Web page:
Fintech leaders are often highly experienced financial services professionals. They have a background in the category – many from within major institutions – so they know how the industry works. It’s often thought that digital start-ups are the domain of young 20-somethings with enthusiasm offsetting industry experience. However, in the case of the fintech industry, the average age of a leader is 41. Even though founders have experience and vision, one of their most significant challenges is to attract and retain the right calibre of staff.

In terms of this battle for talent, we observe...

  • Limited start-up talent pool in Australia... Half (50%) of fintech leaders agree Australia lacks experienced start-up and fintech talent. Attracting suitable or qualified talent is the top internal challenge that they face this year (45% overall and 57% of those trying to scale up and with fewer than 10 employees).
  • Diversity improving... The employee profile of fintechs operating in Australia continues to show a marked gender imbalance. However, the proportion of females employed at fintechs has been gradually increasing over the last three years, growing from 22% in 2016 to 28% in 2018. While this is a positive shift, those who took part in the research and the industry in general recognise that more needs to be done, with FinTech Australia actively working to address the skew.

Asked how we can improve participation of women in the Australian fintech industry, members of the fintech community suggest: encouraging young women to follow STEM career paths (25%); changing company culture / policies (11%); and promoting awareness of the industry to women (11%).

  • The return of global talent... Many of those who have been in the industry since its inception talk of the increase in interest from ex-pat Australians returning to the local industry. This return of global talent is important at a number of levels. First, it brings international financial services and fintech experience back into the local market. Second, and most importantly, it brings connection to influencers and business leaders in international markets – a major benefit to local fintech seeking offshore expansion.
  • Specific profiles more challenging... Of those fintechs that struggle to attract qualified or suitable talent, the majority report difficulties finding engineering / software expertise (77%), design and user experience (36%, up from 24% last year) and sales (33%, although down from 41% in 2017). The issue around attracting specific talent, particularly in engineering / software, will become more pronounced as some of the comparatively newer areas of fintech, like those underpinned by AI and machine learning, gain momentum and grow. This is a challenge for all digital organisations and it will continue into the future.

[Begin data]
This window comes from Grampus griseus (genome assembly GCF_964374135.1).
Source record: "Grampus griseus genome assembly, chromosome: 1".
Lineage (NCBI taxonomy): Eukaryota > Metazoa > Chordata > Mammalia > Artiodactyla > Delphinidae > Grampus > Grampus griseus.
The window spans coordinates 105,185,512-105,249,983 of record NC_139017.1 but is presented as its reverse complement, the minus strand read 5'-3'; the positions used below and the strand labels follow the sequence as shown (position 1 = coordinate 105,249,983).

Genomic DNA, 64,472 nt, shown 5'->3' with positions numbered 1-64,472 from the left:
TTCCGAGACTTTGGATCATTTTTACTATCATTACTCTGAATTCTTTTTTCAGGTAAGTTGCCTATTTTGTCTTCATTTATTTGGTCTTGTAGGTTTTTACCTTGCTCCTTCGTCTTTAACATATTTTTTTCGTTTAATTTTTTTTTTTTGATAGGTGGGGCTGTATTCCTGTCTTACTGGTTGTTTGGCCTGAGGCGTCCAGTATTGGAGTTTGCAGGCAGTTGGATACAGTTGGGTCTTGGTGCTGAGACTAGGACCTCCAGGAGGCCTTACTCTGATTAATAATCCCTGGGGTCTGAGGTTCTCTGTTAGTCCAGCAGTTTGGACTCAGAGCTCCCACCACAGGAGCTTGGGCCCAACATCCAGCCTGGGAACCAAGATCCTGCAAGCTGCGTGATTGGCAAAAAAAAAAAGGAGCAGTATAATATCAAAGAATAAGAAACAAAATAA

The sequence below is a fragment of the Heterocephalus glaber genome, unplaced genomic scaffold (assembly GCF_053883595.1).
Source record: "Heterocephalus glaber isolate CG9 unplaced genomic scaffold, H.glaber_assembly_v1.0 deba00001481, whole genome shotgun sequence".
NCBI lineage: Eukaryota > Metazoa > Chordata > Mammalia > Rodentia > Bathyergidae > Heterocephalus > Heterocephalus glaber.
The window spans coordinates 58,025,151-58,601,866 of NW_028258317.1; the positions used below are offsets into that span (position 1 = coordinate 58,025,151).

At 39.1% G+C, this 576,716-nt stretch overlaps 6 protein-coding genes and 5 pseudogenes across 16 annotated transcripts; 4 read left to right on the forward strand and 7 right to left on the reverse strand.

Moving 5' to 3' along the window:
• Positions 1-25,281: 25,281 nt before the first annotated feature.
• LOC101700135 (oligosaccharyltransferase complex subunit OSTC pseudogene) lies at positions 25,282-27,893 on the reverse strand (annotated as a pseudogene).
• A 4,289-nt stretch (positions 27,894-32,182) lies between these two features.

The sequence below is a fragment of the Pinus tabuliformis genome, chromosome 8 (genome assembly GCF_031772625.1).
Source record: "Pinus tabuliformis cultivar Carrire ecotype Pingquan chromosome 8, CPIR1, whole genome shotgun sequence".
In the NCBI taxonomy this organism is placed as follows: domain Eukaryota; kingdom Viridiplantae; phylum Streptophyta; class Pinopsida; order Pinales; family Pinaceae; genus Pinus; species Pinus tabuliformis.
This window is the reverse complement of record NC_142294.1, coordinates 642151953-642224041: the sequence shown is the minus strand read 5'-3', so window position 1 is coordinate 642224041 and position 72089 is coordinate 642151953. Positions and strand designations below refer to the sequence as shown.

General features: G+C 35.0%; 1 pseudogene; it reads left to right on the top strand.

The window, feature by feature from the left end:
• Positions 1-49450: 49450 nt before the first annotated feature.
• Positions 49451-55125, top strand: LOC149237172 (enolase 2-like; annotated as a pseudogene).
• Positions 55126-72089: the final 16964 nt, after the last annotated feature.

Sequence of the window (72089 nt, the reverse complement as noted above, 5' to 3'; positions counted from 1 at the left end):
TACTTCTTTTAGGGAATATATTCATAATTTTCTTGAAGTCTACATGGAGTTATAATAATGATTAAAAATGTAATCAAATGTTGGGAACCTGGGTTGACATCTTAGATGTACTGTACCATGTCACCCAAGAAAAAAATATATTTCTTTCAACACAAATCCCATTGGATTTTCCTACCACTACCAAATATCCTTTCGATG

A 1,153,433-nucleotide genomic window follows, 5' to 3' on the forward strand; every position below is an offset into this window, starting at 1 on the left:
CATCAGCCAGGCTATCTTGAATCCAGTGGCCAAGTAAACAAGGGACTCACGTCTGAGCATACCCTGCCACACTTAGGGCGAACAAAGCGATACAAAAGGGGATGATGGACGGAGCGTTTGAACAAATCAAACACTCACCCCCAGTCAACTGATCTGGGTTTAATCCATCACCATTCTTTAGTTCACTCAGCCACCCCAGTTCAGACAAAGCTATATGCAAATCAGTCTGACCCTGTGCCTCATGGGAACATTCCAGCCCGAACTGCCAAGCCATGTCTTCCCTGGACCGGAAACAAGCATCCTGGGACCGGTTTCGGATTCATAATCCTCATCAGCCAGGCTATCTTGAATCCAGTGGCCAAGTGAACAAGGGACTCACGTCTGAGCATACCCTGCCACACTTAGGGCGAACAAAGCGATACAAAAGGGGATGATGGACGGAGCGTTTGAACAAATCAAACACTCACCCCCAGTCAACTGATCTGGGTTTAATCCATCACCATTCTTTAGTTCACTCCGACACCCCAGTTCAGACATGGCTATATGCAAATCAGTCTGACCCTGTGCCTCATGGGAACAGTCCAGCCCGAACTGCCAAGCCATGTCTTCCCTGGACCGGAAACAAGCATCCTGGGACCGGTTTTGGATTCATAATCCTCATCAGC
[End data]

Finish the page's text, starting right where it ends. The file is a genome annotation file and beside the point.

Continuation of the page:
• A shift in recruitment... The main way fintechs recruit talent is still through referrals via founders and other employees. However, this has been gradually decreasing as a method over the last three years. Accessing recruitment agencies is gradually increasing (20% this year) and decreasing the need for network related referral. This reflects a maturing industry with a greater number of players and an expanding talent pool.
  • Culture vs. deep skills and start-up experience... Long-time fintech industry participants noted that while start-up recruitment is very active, expectations of the skills and experience being requested may be somewhat unrealistic. It may be that fintechs need to temper their requirements, and take a long-term view, looking for the right type of people who can upskill and grow with the organisation as it scales – rather than look directly for people with all the right skills. “Start-ups are no different to larger organisations, the culture and the team ethos are just as important, maybe more so than having the best technical skills on the planet” one industry leader commented.


FinTech Australia membership
Company maturity
Number of employees
Company stage
Company funding

Talent pool shortage

Q18B. When you say it has been challenging attracting suitable talent, what kind of talent were you thinking about?
Base: Have faced challenges attracting suitable talent (n=)

Approaches to recruiting talent

Q25. Which of the following is the main way in which you recruit talent?
Base: All respondents (n=)

Lack of experienced startup and fintech talent in Australia

Q27. To what extent do you agree or disagree with the following statement? - There is a lack of experienced startup and fintech talent in Australia
Base: All respondents (n=)